The garden and greenhouse facilities allow Frankie to more precisely evalluate the tastes of Berkeley bees. He and his group plant flowers in different combinations and arrangements, to get a better idea of the lure of one specific type, rather than of the particular combination of plants that a gardener happened to choose.
To study the bees, the researchers watch a five-foot-square plot with one kind of plant in it, start a three-minute stopwatch, and look for bees making contact with the flowers' centers, where the pollen and nectar are. They identify bee types "on the wing" as best they can, based on their size, flying pattern, appearance, and foraging patterns. To an untrained eye, the different yellow and black blobs zipping around the plants seem virtually identical, but Frankie's researchers can differentiate many families (genera) of bee as they dart by. They capture some bees in nets and send them to Professor Emeritus of Entomology Robbin Thorp at UC Davis for exact species identification.
Frankie and his research group have monitored bees on approximately 1,000 different garden plants; they found 130 that are attractive to bees, and another 70 that are moderately attractive. Most of these plants are non-native, since the majority of gardens in California (and the U.S.) contain exotic plants. "Native bees like native plants, if they have the choice," Frankie says. "But exotics can be a very good food source for them, too."
Some of the common garden plants they've found that are attractive to bees include cosmos, which boasts large pink and white flowers; different kinds of sage (salvias); and purple tansy, a California native that Frankie loves because of its bright purple pollen easily visible in clumps on bees' legs after they've been foraging.
Over the years, Frankie and his group have found 84 different bee species in Berkeley alone. He suspects there are really more like 95 to 100 species in the city. (California contains more than 1,600 different bee species.) "Every time we go out, we find another one," Frankie says. Most of the species found in Berkeley are native to the area.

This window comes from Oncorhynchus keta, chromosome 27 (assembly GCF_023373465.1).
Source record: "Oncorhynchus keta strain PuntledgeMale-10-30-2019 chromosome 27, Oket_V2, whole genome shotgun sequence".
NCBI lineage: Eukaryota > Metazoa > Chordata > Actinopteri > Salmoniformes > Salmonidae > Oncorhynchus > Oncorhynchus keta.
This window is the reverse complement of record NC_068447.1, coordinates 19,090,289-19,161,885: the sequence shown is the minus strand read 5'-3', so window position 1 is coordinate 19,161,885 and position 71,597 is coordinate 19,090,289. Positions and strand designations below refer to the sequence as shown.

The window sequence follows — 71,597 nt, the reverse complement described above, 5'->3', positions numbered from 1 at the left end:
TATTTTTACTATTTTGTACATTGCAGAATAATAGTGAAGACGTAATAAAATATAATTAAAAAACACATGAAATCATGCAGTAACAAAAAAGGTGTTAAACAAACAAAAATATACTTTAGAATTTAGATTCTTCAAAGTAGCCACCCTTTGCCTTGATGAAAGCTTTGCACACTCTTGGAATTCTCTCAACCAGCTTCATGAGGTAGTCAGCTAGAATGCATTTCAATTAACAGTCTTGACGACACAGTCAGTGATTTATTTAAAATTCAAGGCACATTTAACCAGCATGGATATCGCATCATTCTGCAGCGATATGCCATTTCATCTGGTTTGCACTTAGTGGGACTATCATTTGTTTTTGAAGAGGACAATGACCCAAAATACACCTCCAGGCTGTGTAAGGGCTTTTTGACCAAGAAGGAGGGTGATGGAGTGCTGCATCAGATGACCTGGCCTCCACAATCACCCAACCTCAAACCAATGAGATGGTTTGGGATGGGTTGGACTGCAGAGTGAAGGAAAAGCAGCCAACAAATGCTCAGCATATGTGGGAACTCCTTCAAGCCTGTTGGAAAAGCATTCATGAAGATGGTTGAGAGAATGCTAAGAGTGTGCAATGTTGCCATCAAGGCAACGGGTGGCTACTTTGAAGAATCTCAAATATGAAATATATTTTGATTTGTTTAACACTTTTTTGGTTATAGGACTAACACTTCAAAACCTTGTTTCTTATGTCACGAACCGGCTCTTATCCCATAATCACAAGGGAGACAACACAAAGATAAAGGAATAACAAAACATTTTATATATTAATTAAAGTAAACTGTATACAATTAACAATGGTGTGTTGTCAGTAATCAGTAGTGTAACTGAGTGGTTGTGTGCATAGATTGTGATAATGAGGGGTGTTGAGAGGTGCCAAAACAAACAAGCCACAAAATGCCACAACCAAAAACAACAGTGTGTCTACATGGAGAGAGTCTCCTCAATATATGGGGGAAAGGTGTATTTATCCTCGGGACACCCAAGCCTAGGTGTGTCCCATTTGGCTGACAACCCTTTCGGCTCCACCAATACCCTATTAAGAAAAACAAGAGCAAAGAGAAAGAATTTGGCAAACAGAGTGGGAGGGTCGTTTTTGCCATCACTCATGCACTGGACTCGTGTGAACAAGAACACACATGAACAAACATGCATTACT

Even among the 84 Berkeley bees, there's surprising diversity. The squash bee frequents only squash flowers, and is usually around at sunrise. (Last summer, Frankie and his group planted rows of squash plants to attract this particular bee, taking home armfuls of zucchini and summer squash as lagniappe.) The leafcutter bee slices out pieces of leaves to use for its nest building. The green sweat bee's body is a brilliant metallic-green with black stripes on its abdomen; in some climes (though not here), it is attracted to salty human perspiration. And then there's the headbonker bee, so named because the males of this species have a habit of charging and head-butting other bees that come too close. (A few researchers in Frankie's group have been at the receiving end of a "head bonk.")
More to the story
Although Frankie and other conservation biologists are concerned about the survival of native species on their own merits, native bees are also important for plant life, including crops. Female bees collect pollen to bring back to their nests to feed the young and, while flying from flower to flower, drop some of the pollen grains onto other flowers, thus fertilizing them.